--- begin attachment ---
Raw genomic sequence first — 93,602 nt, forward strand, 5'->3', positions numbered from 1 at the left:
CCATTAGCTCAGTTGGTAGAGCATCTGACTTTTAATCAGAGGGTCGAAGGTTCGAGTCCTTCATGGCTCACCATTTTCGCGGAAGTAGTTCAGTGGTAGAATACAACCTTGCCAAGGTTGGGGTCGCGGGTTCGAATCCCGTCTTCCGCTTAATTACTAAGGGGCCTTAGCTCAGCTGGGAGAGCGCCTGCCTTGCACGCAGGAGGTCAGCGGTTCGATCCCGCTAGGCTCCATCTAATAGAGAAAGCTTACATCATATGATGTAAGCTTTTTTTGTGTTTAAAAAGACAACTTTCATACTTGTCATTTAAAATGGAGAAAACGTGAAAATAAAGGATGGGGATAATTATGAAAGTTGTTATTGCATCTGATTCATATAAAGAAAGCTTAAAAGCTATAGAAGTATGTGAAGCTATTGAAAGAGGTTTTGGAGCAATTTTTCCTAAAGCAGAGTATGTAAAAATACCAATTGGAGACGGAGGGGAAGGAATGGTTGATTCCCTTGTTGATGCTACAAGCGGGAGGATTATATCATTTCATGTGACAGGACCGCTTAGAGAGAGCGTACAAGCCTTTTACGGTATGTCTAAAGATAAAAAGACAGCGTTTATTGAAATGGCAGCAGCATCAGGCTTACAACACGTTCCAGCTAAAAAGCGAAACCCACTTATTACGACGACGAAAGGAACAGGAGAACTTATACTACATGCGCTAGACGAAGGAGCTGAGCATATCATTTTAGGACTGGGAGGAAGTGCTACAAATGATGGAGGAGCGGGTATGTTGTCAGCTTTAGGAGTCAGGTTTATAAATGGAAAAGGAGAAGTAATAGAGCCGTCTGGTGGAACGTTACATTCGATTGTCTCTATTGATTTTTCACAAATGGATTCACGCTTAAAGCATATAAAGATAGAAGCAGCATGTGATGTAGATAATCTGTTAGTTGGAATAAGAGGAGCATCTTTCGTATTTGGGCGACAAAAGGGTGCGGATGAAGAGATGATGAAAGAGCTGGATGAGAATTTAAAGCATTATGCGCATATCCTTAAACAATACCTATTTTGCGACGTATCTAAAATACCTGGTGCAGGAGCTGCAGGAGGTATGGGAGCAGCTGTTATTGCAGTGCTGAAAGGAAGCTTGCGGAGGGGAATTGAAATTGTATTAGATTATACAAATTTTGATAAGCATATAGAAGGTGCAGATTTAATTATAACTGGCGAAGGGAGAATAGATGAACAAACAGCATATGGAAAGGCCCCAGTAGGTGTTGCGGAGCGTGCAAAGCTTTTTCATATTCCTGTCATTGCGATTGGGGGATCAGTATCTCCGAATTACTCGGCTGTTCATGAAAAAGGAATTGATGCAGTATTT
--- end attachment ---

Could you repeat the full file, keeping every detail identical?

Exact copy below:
Raw genomic sequence first — 93,602 nt, forward strand, 5'->3', positions numbered from 1 at the left:
CCATTAGCTCAGTTGGTAGAGCATCTGACTTTTAATCAGAGGGTCGAAGGTTCGAGTCCTTCATGGCTCACCATTTTCGCGGAAGTAGTTCAGTGGTAGAATACAACCTTGCCAAGGTTGGGGTCGCGGGTTCGAATCCCGTCTTCCGCTTAATTACTAAGGGGCCTTAGCTCAGCTGGGAGAGCGCCTGCCTTGCACGCAGGAGGTCAGCGGTTCGATCCCGCTAGGCTCCATCTAATAGAGAAAGCTTACATCATATGATGTAAGCTTTTTTTGTGTTTAAAAAGACAACTTTCATACTTGTCATTTAAAATGGAGAAAACGTGAAAATAAAGGATGGGGATAATTATGAAAGTTGTTATTGCATCTGATTCATATAAAGAAAGCTTAAAAGCTATAGAAGTATGTGAAGCTATTGAAAGAGGTTTTGGAGCAATTTTTCCTAAAGCAGAGTATGTAAAAATACCAATTGGAGACGGAGGGGAAGGAATGGTTGATTCCCTTGTTGATGCTACAAGCGGGAGGATTATATCATTTCATGTGACAGGACCGCTTAGAGAGAGCGTACAAGCCTTTTACGGTATGTCTAAAGATAAAAAGACAGCGTTTATTGAAATGGCAGCAGCATCAGGCTTACAACACGTTCCAGCTAAAAAGCGAAACCCACTTATTACGACGACGAAAGGAACAGGAGAACTTATACTACATGCGCTAGACGAAGGAGCTGAGCATATCATTTTAGGACTGGGAGGAAGTGCTACAAATGATGGAGGAGCGGGTATGTTGTCAGCTTTAGGAGTCAGGTTTATAAATGGAAAAGGAGAAGTAATAGAGCCGTCTGGTGGAACGTTACATTCGATTGTCTCTATTGATTTTTCACAAATGGATTCACGCTTAAAGCATATAAAGATAGAAGCAGCATGTGATGTAGATAATCTGTTAGTTGGAATAAGAGGAGCATCTTTCGTATTTGGGCGACAAAAGGGTGCGGATGAAGAGATGATGAAAGAGCTGGATGAGAATTTAAAGCATTATGCGCATATCCTTAAACAATACCTATTTTGCGACGTATCTAAAATACCTGGTGCAGGAGCTGCAGGAGGTATGGGAGCAGCTGTTATTGCAGTGCTGAAAGGAAGCTTGCGGAGGGGAATTGAAATTGTATTAGATTATACAAATTTTGATAAGCATATAGAAGGTGCAGATTTAATTATAACTGGCGAAGGGAGAATAGATGAACAAACAGCATATGGAAAGGCCCCAGTAGGTGTTGCGGAGCGTGCAAAGCTTTTTCATATTCCTGTCATTGCGATTGGGGGATCAGTATCTCCGAATTACTCGGCTGTTCATGAAAAAGGAATTGATGCAGTATTT